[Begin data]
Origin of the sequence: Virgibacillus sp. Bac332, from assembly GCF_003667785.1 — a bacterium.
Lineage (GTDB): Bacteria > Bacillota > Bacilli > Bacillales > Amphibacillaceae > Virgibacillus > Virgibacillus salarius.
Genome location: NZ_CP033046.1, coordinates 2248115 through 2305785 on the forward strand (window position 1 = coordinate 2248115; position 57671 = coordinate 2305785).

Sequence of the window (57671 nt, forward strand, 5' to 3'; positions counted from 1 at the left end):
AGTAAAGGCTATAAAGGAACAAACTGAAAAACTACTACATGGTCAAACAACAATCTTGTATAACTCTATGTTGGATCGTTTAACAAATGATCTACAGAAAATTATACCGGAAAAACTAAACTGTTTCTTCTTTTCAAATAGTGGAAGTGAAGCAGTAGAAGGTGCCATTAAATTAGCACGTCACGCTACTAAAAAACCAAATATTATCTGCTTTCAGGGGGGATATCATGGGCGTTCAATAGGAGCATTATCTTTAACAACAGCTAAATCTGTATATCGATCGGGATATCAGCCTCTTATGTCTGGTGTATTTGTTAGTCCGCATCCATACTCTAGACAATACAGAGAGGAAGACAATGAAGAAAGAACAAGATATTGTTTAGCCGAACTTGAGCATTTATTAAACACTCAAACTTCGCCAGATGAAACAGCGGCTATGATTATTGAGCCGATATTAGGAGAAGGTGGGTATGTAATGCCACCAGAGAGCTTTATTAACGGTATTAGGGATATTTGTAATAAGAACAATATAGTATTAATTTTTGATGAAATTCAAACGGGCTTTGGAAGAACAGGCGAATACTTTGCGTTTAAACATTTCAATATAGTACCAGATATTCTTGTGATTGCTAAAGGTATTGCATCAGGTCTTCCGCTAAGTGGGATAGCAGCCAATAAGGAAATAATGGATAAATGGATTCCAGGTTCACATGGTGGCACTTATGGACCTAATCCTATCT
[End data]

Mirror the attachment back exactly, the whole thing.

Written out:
Origin of the sequence: Virgibacillus sp. Bac332, from assembly GCF_003667785.1 — a bacterium.
Lineage (GTDB): Bacteria > Bacillota > Bacilli > Bacillales > Amphibacillaceae > Virgibacillus > Virgibacillus salarius.
Genome location: NZ_CP033046.1, coordinates 2248115 through 2305785 on the forward strand (window position 1 = coordinate 2248115; position 57671 = coordinate 2305785).

Sequence of the window (57671 nt, forward strand, 5' to 3'; positions counted from 1 at the left end):
AGTAAAGGCTATAAAGGAACAAACTGAAAAACTACTACATGGTCAAACAACAATCTTGTATAACTCTATGTTGGATCGTTTAACAAATGATCTACAGAAAATTATACCGGAAAAACTAAACTGTTTCTTCTTTTCAAATAGTGGAAGTGAAGCAGTAGAAGGTGCCATTAAATTAGCACGTCACGCTACTAAAAAACCAAATATTATCTGCTTTCAGGGGGGATATCATGGGCGTTCAATAGGAGCATTATCTTTAACAACAGCTAAATCTGTATATCGATCGGGATATCAGCCTCTTATGTCTGGTGTATTTGTTAGTCCGCATCCATACTCTAGACAATACAGAGAGGAAGACAATGAAGAAAGAACAAGATATTGTTTAGCCGAACTTGAGCATTTATTAAACACTCAAACTTCGCCAGATGAAACAGCGGCTATGATTATTGAGCCGATATTAGGAGAAGGTGGGTATGTAATGCCACCAGAGAGCTTTATTAACGGTATTAGGGATATTTGTAATAAGAACAATATAGTATTAATTTTTGATGAAATTCAAACGGGCTTTGGAAGAACAGGCGAATACTTTGCGTTTAAACATTTCAATATAGTACCAGATATTCTTGTGATTGCTAAAGGTATTGCATCAGGTCTTCCGCTAAGTGGGATAGCAGCCAATAAGGAAATAATGGATAAATGGATTCCAGGTTCACATGGTGGCACTTATGGACCTAATCCTATCT